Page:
My stepmother's original handstitched pants.
 To the left of her pants is red elastic she used as a drawstring. At the waist, my stepmother left an opening where she could pull the elastic through to adjust her waist size. By using elastic, it made for more comfort and customization. The pant looked simple enough to transfer.

A while back, I created a large, long cork board to use for transferring ready-to-wear clothes into paper patterns. Here is the board, which fits nicely on my small fold out table.


I placed a large tissue paper underneath the pants, and used push pins to hold the pants steady. I took a sharp dowel, which has a rather large point, and poked little holes around the outline of the pants.
I only had to do one pant leg. Then I added seam allowances.


My stepmother's pants do not have side seams. So the side seams are placed on the fold. Basically, there's only three lines to stitch to piece it together: the front and back of the seat, and the crotch line. Pretty brilliant design huh? She pretty much perfected it after 30 or 40 years of sewing these pants.


Here's my pattern all sewn up. I used a cotton stretch poplin. It is slightly heavier, and great for cool Summer wear, and it gets pretty hot and humid in Hong Kong. These are similar to Kung Fu pants which have a wide crotch. These allow for a lot of movement and stretch. Squatting is a common resting pose.


Close-up of the tie in the front. I created a similar elastic waistband, except I attached the same cotton fabric to the end of the elastic piece. The cotton fabric is sewn together, so the strap never gets lost in the pants.

See how the strap is one complete loop, and she never worries about losing it in the wash?

I created button holes on the inside waist to pull the tie/elastic through. I also secured the elastic at center back so the strap does not slide around as much.
I think it turned out pretty good for my first try. I might copy this pattern and make a pair for myself. They look really comfy.

Here's my stepmother...at 96 trying to smile with her mouth full. Happy sewing everyone!



Monday, March 30, 2015

Spring Cleaning 2015 & Pattern Pattern Everywhere!

Keeping my room tidy was particularly difficult last year while studying full-time for my board exam. With barely enough free time for my projects, keeping the space clean became a low priority. Up until yesterday, I had the bulk of my stash sitting on every available table space so I could see everything. After a year of semi-neglect, and a lot more stash, quality time spent on organization was long overdue. I don't mean just sweeping the floors, dusting, and putting things away. I mean pulling everything out, and then re-sorting.

Up until this month, I had what I considered an average to low collection of patterns. I have been stumped with what to make because I had more fabric than actual pattern choices. I realize now that it should really be the reverse.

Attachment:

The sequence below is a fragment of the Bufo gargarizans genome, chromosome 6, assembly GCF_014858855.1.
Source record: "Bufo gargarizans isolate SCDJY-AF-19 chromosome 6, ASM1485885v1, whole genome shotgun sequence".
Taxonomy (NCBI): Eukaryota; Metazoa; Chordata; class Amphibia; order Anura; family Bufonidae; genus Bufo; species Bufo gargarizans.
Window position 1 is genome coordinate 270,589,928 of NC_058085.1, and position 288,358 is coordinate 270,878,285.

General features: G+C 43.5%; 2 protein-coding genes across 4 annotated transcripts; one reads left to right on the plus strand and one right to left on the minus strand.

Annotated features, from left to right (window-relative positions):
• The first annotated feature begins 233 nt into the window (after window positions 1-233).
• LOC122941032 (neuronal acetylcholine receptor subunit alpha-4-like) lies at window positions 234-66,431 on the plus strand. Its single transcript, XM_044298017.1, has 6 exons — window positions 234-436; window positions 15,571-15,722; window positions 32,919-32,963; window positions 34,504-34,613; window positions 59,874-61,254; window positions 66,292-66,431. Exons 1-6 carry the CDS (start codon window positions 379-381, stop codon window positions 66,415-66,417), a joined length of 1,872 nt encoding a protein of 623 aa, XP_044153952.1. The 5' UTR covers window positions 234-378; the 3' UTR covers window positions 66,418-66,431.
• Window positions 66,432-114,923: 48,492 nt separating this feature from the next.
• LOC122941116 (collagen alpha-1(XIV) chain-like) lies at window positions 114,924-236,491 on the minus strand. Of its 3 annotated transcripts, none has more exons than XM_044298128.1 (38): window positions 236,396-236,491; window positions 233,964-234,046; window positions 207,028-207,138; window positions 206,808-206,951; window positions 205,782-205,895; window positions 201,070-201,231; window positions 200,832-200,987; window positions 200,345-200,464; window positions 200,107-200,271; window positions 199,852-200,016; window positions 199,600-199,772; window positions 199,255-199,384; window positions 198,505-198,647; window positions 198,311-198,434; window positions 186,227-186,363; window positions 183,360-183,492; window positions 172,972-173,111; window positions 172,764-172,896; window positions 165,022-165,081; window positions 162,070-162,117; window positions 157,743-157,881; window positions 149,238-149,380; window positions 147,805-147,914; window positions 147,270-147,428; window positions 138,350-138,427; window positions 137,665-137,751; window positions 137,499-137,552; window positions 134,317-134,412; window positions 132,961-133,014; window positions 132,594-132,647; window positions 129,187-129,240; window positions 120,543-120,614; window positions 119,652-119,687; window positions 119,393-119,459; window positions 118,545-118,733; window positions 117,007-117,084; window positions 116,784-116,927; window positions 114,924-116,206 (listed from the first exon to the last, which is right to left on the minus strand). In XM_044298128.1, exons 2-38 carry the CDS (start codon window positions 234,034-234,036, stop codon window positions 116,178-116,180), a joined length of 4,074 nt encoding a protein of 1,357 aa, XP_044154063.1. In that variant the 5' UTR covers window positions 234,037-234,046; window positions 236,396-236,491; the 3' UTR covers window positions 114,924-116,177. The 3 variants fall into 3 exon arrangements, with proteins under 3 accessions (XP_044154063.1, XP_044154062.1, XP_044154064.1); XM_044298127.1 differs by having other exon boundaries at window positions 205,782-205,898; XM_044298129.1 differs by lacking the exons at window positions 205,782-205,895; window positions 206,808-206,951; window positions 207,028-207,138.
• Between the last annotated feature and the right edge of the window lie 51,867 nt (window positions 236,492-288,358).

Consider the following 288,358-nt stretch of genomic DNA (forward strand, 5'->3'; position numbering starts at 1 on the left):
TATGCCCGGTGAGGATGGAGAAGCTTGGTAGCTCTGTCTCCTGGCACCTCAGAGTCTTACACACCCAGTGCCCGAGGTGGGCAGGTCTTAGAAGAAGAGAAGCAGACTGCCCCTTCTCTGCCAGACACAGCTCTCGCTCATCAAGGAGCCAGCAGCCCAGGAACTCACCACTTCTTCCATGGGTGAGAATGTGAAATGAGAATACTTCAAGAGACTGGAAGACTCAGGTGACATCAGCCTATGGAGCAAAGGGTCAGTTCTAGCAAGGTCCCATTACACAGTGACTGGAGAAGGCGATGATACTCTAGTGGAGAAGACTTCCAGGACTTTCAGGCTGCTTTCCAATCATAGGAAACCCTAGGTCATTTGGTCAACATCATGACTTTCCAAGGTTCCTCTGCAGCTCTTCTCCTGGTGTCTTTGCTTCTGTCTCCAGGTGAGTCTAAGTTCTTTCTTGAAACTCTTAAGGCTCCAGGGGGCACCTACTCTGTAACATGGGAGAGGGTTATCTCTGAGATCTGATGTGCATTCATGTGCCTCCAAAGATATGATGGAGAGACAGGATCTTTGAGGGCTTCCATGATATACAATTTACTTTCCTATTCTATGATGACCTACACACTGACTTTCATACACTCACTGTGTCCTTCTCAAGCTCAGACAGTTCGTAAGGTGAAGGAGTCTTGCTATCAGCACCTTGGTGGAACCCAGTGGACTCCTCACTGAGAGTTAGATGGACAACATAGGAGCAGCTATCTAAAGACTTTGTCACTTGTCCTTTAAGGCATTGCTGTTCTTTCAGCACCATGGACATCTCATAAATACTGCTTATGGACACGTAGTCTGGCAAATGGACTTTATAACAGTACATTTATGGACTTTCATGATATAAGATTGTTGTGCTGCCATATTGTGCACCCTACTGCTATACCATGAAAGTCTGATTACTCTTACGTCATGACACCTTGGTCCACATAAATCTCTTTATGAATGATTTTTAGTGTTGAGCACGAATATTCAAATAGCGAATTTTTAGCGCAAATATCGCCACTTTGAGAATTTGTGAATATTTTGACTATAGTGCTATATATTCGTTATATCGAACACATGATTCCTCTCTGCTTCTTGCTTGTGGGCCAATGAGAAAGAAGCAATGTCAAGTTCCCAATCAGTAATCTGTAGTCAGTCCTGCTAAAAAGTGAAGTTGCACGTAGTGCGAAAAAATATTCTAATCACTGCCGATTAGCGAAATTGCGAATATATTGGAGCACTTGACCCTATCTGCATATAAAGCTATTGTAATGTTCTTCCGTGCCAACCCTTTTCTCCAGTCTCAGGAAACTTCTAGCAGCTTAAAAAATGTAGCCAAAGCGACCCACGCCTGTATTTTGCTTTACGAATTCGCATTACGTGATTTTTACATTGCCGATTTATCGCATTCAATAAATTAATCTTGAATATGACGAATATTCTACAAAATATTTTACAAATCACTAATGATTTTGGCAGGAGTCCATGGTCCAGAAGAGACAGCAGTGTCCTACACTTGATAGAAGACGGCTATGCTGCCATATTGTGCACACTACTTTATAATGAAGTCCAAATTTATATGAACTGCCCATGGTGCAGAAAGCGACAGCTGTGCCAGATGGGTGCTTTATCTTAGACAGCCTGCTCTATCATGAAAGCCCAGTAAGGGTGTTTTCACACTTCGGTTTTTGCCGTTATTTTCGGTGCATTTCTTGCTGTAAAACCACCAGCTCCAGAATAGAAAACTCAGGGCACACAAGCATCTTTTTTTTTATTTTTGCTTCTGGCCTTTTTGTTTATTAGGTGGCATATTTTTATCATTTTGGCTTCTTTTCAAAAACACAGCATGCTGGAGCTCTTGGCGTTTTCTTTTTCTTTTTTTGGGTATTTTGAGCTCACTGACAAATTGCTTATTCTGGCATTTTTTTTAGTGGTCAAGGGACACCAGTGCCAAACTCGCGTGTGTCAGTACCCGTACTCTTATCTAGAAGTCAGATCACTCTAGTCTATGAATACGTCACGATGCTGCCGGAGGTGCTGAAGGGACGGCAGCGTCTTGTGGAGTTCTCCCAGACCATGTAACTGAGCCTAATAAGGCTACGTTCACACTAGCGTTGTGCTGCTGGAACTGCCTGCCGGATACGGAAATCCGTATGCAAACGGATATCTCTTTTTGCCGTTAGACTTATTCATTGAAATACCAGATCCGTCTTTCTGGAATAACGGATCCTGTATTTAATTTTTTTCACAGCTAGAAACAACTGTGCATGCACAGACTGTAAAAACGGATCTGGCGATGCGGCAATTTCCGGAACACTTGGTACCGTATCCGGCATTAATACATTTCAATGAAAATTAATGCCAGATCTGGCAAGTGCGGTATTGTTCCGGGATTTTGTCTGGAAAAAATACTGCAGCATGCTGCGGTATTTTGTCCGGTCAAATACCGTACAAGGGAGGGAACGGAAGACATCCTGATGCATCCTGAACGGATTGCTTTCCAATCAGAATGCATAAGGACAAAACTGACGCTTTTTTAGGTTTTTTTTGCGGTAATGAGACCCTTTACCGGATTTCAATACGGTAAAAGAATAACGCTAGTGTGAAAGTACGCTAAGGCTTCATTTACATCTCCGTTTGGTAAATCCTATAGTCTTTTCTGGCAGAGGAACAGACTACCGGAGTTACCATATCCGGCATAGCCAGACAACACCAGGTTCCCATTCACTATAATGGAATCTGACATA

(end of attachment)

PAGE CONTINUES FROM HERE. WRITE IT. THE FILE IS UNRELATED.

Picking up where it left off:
These are my original pattern containers that I now have categorized by type. The left box is filled with dress patterns. The blue striped box on the right are separates, costumes, men's, and accessories (basically, all the other categories). Before yesterday, I had all my patterns crammed into this shelf space. It was a mess.
I found these IKEA storage boxes on my top shelf, and realized they were completely empty! Since these were solid, I made labels to help me sort them in the future. The lidded boxes made stacking a breeze, not to mention tidy.\The green box above is for jacket patterns, and the red box is for odd-sized patterns like my Folkwear, StyleArc, downloaded Burda, Eva Dress, and random Indie patterns. 

One of the really difficult things about using a lot of patterns is what to do with the patterns when I'm done. I would be interested in knowing what others are doing. I keep telling myself that I might use them again, and I think for patterns I really, really love, I should transfer them to tag board so they can be a part of my permanent collection. But that is a project I have not attempted, even though I have a small roll of tag board ready for use. My current used-pattern drawers are full. My next project is sorting through these and throwing out patterns I don't like.
These drawers are filled to the brim with used patterns.
Used patterns on top of those white drawers. It's difficult to store without folding them down to smaller pieces. 
I bought this gift wrap storage container on sale at Joanns, and it's long and wide enough to fit all those taped-together downloaded patterns. It's already mostly full, so I have to start throwing some of these patterns out. 

I repurposed my extra clear shoe boxes for storing notions a couple of years ago. But I didn't really do a good job sorting out all the notions into categories. Items were scattered across boxes, causing me to waste time digging through several boxes for items I needed. My zippers are now all in one box, bias binding in another, and so on...
Even after sorting and labeling each container, I think I could separate items out further. For example, I could go through the buttons and separate them out by size. I'll let you know if that happens.